Saturday, August 17, 2013

The Empire Sculptor

Whenever there is a major shift in power in a country, statues soon topple after the event. One of the most famous recent occurrences was the pulling down of the Sadam Hussein statue in Iraq in 2003, but elsewhere many other reminders of old regimes have also been blown up, dumped or removed. After the breakup of the Soviet Union, Lenin, Stalin and others of their ilk all fell on their faces.

One image that was familiar to me as a child was that of Cecil JohnRhodes in the city of Bulawayo, Zimbabwe (then Southern Rhodesia). Apparently this statue now lurks abandoned behind the Bulawayo Museum along with other relics of that by-gone colonial age.

Old postcard with Rhodes looking across Bulawayo

I was reminded of this statue and several others I have seen elsewhere around the world when I visited the Reading Museum recently and saw the exhibition on the sculptor John Tweed, whose images are a roll-call of famous men from the history of the British Empire. 

Tweed was born in Scotland in 1869 and died in 1933, was a friend of Auguste Rodin, and highly thought of in his day, but doesn’t rate his own Wikipedia entry. A new book about him Sculpting the Empire by Nicola Capon has been published to coincide with the exhibition.

Cover of the book showing Tweed and his famous image of Captain Cook

While the statue of Rhodes may have gone from the main streets of Bulawayo, another of Tweed’s spectacular creations can be seen not far away in the Matopo Hills. It is the Allan Wilson Memorial, also called the Shangani Memorial, built over the remains of the 34 men of the Shangani Patrol, whose fight to the death was legendary in the annals of imperial history; a British version of Custers Last Stand.

Old postcard of the Memorial, Matopos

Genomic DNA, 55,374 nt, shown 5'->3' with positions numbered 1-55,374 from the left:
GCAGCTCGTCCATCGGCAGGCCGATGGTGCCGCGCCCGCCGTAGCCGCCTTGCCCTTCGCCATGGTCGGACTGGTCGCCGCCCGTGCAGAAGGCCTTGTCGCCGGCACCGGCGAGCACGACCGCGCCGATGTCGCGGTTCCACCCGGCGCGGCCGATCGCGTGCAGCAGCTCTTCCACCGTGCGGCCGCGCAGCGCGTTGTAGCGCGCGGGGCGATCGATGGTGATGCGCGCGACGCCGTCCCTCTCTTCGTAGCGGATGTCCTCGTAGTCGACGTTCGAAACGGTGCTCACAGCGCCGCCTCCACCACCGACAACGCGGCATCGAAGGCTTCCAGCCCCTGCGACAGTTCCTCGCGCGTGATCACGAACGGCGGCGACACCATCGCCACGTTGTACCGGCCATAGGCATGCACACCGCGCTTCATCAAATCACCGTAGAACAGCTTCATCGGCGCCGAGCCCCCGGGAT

It is surprising that the Zimbabweans haven’t got rid of this particular edifice which is near the grave of Cecil Rhodes (also still intact) but perhaps it is just too big to move and apparently the area still draws enough tourists to warrant it remaining where it is. It could also be that as it represents a defeat of white soldiers at the hands of the Matabele warriors it isn’t a proclamation of racial supremacy. 

Another famous statue in South Africa is that of Jan van Rieebeck, the founder of Cape Town. 
Jan van Riebeeck, Cape Town Daily Photo

Tweed was also responsible for the representations of many other imperialists, soldiers, and important individuals throughout the Empire. His Lord Clive still stands proudly in both London and Kolkata (Calcutta).  One of his most famous sculptures is that of Captain Cook at Whitby, Yorkshire, with replicas to be found on the foreshore at St Kilda, Melbourne, Australia, and at Kauai, Hawaii, in Victoria, BC, Canada, and in Resolution Plaza, Anchorage, Alaska.

Captain Cook at Whitby, Wikipedia Commons

Anyone in the Newcastle upon Tyne area may be familiar with another Tweed statue that is still to be seen in Westgate Road. It is of Joseph Cowen, a politician who probably means little these days to most people but who was controversial and left-wing, almost a revolutionary, in his day and seems an odd choice among all the empire-builders and capitalists. 

This Flickr page has a particularly good collection on John Tweed and his work.

Another comprehensive list of Tweed’s works can be found here.

The the fine detail achieved by John Tweed

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